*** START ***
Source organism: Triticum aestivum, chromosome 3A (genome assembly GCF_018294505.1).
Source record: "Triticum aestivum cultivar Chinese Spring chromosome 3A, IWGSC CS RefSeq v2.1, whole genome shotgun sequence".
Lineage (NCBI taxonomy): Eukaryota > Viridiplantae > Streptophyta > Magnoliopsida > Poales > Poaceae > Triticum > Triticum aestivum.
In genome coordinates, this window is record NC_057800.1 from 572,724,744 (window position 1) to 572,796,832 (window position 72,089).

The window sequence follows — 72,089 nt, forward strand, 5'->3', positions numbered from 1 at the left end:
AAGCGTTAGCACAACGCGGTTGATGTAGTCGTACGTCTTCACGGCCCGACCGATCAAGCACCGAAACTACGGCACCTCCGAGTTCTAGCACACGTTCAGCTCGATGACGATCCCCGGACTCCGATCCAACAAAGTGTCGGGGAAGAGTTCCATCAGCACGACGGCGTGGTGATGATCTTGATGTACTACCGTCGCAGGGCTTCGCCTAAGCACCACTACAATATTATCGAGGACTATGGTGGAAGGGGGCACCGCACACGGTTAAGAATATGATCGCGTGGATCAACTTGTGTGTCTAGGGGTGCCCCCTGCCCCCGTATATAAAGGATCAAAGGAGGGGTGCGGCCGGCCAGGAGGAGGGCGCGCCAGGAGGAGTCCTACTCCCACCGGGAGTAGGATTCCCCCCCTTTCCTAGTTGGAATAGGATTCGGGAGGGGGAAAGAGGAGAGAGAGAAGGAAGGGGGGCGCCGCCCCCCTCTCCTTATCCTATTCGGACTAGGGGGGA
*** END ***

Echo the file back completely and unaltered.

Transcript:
Source organism: Triticum aestivum, chromosome 3A (genome assembly GCF_018294505.1).
Source record: "Triticum aestivum cultivar Chinese Spring chromosome 3A, IWGSC CS RefSeq v2.1, whole genome shotgun sequence".
Lineage (NCBI taxonomy): Eukaryota > Viridiplantae > Streptophyta > Magnoliopsida > Poales > Poaceae > Triticum > Triticum aestivum.
In genome coordinates, this window is record NC_057800.1 from 572,724,744 (window position 1) to 572,796,832 (window position 72,089).

The window sequence follows — 72,089 nt, forward strand, 5'->3', positions numbered from 1 at the left end:
AAGCGTTAGCACAACGCGGTTGATGTAGTCGTACGTCTTCACGGCCCGACCGATCAAGCACCGAAACTACGGCACCTCCGAGTTCTAGCACACGTTCAGCTCGATGACGATCCCCGGACTCCGATCCAACAAAGTGTCGGGGAAGAGTTCCATCAGCACGACGGCGTGGTGATGATCTTGATGTACTACCGTCGCAGGGCTTCGCCTAAGCACCACTACAATATTATCGAGGACTATGGTGGAAGGGGGCACCGCACACGGTTAAGAATATGATCGCGTGGATCAACTTGTGTGTCTAGGGGTGCCCCCTGCCCCCGTATATAAAGGATCAAAGGAGGGGTGCGGCCGGCCAGGAGGAGGGCGCGCCAGGAGGAGTCCTACTCCCACCGGGAGTAGGATTCCCCCCCTTTCCTAGTTGGAATAGGATTCGGGAGGGGGAAAGAGGAGAGAGAGAAGGAAGGGGGGCGCCGCCCCCCTCTCCTTATCCTATTCGGACTAGGGGGGA